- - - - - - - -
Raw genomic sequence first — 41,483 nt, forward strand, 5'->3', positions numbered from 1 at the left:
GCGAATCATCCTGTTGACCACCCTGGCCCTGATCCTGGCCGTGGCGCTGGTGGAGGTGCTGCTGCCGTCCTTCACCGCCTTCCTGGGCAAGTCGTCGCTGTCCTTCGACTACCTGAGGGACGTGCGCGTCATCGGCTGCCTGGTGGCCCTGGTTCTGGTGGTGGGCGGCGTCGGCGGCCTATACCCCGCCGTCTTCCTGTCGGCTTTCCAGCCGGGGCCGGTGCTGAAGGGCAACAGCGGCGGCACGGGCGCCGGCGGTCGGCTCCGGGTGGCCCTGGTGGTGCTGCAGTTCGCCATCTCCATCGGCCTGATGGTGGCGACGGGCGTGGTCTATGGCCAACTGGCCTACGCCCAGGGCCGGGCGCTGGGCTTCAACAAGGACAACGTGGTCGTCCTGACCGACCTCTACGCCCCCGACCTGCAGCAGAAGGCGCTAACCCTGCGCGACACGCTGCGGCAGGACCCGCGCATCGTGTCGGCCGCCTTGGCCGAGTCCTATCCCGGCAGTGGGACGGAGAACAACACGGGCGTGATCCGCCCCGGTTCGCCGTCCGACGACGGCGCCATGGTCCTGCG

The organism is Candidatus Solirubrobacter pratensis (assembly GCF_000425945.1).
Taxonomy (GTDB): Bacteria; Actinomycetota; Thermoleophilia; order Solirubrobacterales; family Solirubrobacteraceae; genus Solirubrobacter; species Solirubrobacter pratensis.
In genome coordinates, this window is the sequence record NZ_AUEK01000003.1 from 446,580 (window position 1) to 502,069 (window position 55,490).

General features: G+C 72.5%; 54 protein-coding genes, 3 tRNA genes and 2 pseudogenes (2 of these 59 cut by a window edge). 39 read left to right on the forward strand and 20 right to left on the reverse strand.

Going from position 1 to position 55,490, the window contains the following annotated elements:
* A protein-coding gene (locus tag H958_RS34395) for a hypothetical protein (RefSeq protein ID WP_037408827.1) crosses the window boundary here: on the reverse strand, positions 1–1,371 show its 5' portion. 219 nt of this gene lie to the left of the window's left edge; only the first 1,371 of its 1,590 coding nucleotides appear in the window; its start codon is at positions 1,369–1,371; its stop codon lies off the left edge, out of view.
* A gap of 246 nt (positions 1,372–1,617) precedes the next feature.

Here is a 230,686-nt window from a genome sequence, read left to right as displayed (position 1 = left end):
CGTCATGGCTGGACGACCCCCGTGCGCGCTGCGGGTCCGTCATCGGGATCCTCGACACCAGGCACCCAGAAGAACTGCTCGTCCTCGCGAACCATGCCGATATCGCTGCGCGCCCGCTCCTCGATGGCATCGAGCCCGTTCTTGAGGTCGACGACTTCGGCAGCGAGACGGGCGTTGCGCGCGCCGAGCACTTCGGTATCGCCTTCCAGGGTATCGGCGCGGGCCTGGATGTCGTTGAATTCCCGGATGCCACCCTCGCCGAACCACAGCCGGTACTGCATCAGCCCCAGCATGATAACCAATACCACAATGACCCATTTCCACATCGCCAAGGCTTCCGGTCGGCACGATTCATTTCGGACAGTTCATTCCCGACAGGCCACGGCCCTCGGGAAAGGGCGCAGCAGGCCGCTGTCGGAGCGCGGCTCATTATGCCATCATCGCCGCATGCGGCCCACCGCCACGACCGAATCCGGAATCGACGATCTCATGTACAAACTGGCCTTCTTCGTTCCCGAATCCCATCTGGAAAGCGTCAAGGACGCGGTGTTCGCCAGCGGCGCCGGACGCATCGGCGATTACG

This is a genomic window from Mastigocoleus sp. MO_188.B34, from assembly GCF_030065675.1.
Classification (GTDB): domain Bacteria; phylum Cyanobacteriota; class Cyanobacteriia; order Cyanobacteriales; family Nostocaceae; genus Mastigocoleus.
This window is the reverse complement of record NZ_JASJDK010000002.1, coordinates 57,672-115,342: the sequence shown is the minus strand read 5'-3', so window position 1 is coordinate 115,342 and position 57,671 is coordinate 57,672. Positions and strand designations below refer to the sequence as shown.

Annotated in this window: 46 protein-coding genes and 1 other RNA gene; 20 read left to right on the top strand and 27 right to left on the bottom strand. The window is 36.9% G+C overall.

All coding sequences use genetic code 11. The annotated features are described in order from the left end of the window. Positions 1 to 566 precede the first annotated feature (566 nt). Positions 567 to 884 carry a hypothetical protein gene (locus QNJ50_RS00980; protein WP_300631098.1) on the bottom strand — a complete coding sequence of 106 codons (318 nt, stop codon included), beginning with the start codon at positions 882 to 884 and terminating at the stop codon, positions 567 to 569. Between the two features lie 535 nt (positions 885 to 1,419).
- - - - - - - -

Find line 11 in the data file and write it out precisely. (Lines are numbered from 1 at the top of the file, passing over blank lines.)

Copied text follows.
CGTCATGGCTGGACGACCCCCGTGCGCGCTGCGGGTCCGTCATCGGGATCCTCGACACCAGGCACCCAGAAGAACTGCTCGTCCTCGCGAACCATGCCGATATCGCTGCGCGCCCGCTCCTCGATGGCATCGAGCCCGTTCTTGAGGTCGACGACTTCGGCAGCGAGACGGGCGTTGCGCGCGCCGAGCACTTCGGTATCGCCTTCCAGGGTATCGGCGCGGGCCTGGATGTCGTTGAATTCCCGGATGCCACCCTCGCCGAACCACAGCCGGTACTGCATCAGCCCCAGCATGATAACCAATACCACAATGACCCATTTCCACATCGCCAAGGCTTCCGGTCGGCACGATTCATTTCGGACAGTTCATTCCCGACAGGCCACGGCCCTCGGGAAAGGGCGCAGCAGGCCGCTGTCGGAGCGCGGCTCATTATGCCATCATCGCCGCATGCGGCCCACCGCCACGACCGAATCCGGAATCGACGATCTCATGTACAAACTGGCCTTCTTCGTTCCCGAATCCCATCTGGAAAGCGTCAAGGACGCGGTGTTCGCCAGCGGCGCCGGACGCATCGGCGATTACG